KS: I’ve had lupus derail races before, so with embarking on my first 26.2, I took a more cautious and scientific approach to this training cycle, knowing that stress in general, whether it’s physical or mental, can cause a lupus flare. I paid extra-close attention to nutrition, hydration, stress management, and sleep. While I felt strong and healthy week to week, one challenge I still had on nearly all my runs was simply breathing! Because my lungs are scarred, breathing while running often feels like breathing through a bendy straw. Sometimes I’d have to walk or take a break for a minute. It can really slow me down. I would have to remind myself that while this is frustrating, it doesn’t make the goal impossible. 

AS: How could someone support a friend or partner with an autoimmune disease through their training? 

KS: I think the biggest thing is believing in them. Getting diagnosed with an autoimmune disease can be scary, and can feel limiting, and it’s important that we don’t let our minds limit us of things we really can do. 

AS: Do you have a race-day ritual or superstition?

KS: I like routine, so having race day mimic my long runs as close as possible is always a priority for me. For example, it became very crucial the night before the race that I have a way to make two cups of coffee in the morning. 

AS: What was your favourite running fuel/pre-race snack? 

KS: Favorite running fuel is Clif’s Strawberry Gels. I did have a week where I ventured out and tried some other flavours. I fell in love with Citrus, Razz, and Espresso, but Strawberry is still my ultimate jam! Favourite pre-race snack was half-a-piece of toast with peanut butter and at least two cups of coffee. At least.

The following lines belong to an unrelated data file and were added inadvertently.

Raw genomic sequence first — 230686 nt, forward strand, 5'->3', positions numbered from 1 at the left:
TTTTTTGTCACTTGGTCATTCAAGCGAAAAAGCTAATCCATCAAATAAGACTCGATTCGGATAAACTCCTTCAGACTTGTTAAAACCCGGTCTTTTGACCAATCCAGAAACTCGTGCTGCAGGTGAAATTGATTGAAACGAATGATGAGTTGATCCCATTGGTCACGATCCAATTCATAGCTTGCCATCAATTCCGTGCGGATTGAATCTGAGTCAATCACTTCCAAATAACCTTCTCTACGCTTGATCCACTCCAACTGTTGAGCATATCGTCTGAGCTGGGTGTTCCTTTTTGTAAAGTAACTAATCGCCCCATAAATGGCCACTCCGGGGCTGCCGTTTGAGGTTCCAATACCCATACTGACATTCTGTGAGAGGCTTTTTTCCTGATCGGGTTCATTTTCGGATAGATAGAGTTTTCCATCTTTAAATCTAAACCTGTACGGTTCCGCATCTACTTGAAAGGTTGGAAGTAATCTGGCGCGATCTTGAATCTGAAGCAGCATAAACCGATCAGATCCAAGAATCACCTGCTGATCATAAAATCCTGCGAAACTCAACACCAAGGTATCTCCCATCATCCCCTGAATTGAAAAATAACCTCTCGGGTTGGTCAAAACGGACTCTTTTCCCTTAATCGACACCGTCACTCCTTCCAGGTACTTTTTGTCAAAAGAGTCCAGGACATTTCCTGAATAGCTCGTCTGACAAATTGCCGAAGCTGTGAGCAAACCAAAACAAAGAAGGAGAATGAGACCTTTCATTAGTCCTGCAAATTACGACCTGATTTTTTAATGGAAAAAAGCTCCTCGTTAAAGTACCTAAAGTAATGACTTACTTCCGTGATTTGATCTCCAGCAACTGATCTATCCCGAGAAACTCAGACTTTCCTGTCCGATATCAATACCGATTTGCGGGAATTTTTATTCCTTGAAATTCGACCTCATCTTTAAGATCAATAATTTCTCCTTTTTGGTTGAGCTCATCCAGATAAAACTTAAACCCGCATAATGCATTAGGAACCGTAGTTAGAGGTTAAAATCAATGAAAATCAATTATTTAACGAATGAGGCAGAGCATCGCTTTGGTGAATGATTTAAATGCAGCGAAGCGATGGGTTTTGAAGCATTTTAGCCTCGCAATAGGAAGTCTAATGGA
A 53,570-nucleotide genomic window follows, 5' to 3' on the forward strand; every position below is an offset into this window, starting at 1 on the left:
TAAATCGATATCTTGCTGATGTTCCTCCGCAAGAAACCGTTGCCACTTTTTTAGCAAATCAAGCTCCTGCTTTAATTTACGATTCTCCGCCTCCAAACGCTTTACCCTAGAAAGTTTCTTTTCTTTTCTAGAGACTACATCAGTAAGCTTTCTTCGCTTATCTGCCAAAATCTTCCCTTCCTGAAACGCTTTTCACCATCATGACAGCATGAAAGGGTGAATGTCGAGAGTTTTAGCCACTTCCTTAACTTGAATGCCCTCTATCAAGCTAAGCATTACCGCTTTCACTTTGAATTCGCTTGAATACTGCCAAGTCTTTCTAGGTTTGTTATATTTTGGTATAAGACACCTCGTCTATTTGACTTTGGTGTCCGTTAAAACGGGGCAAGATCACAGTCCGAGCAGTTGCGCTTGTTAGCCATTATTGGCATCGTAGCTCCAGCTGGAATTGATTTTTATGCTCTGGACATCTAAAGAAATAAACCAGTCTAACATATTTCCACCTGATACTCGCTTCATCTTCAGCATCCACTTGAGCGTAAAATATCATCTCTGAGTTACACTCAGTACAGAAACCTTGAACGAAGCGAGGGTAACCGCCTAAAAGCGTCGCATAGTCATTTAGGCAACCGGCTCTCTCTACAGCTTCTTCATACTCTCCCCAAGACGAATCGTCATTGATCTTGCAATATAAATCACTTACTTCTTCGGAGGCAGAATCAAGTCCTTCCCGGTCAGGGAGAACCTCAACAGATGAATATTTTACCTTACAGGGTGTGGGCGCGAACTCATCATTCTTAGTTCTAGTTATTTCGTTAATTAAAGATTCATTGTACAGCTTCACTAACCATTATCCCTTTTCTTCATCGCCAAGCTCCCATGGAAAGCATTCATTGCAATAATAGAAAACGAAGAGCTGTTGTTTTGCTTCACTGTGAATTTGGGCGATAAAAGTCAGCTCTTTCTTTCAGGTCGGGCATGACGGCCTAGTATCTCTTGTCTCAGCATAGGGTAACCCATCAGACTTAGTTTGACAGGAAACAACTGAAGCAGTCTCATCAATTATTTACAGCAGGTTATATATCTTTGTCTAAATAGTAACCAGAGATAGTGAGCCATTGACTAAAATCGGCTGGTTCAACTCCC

AS: How did you balance work, being a mom, and training for a marathon all at once?

KS: I’m a morning person, so I found it easiest to wake up at 4 am or 5 am and have my run completed before anyone else was up. That pretty much guaranteed no human, dog, email, text, or household chore would pull me away. It sounds SO early for some people, but one trick I used was not letting myself make the decision about running or not running until I was out of bed, dressed, and ready to go. By then, you may as well. Worked 100% of the time.

I’m also super lucky to have a supporting husband, who was accepting of my 7:30 pm Friday night bedtime, and a supporting 4-year-old, who loved filling the bathtub for me when I got home from a long run. Now she wants to run a race too!

AS: What advice would you have for someone who is a first-time marathon runner? 

KS: It’s easier when you have a tribe. If you don’t have friends or family who run, running podcasts, books, or articles can help create that community to keep you motivated. Also...don’t wait to check how many miles are on your shoes until 4 days before race day. 

AS: How did you feel when you crossed the finish line?

KS: Overwhelmed with happiness and gratitude and love for those who supported me, and total disbelief that I actually completed 26.2 miles, which at Mile 21, I realized is really a whole lot of miles. 

AS: What did your rest days look like during training? And what did your recovery look like after the race? 

KS: A couple of products I swear by for rest days are Nuun Rest, Oofos, and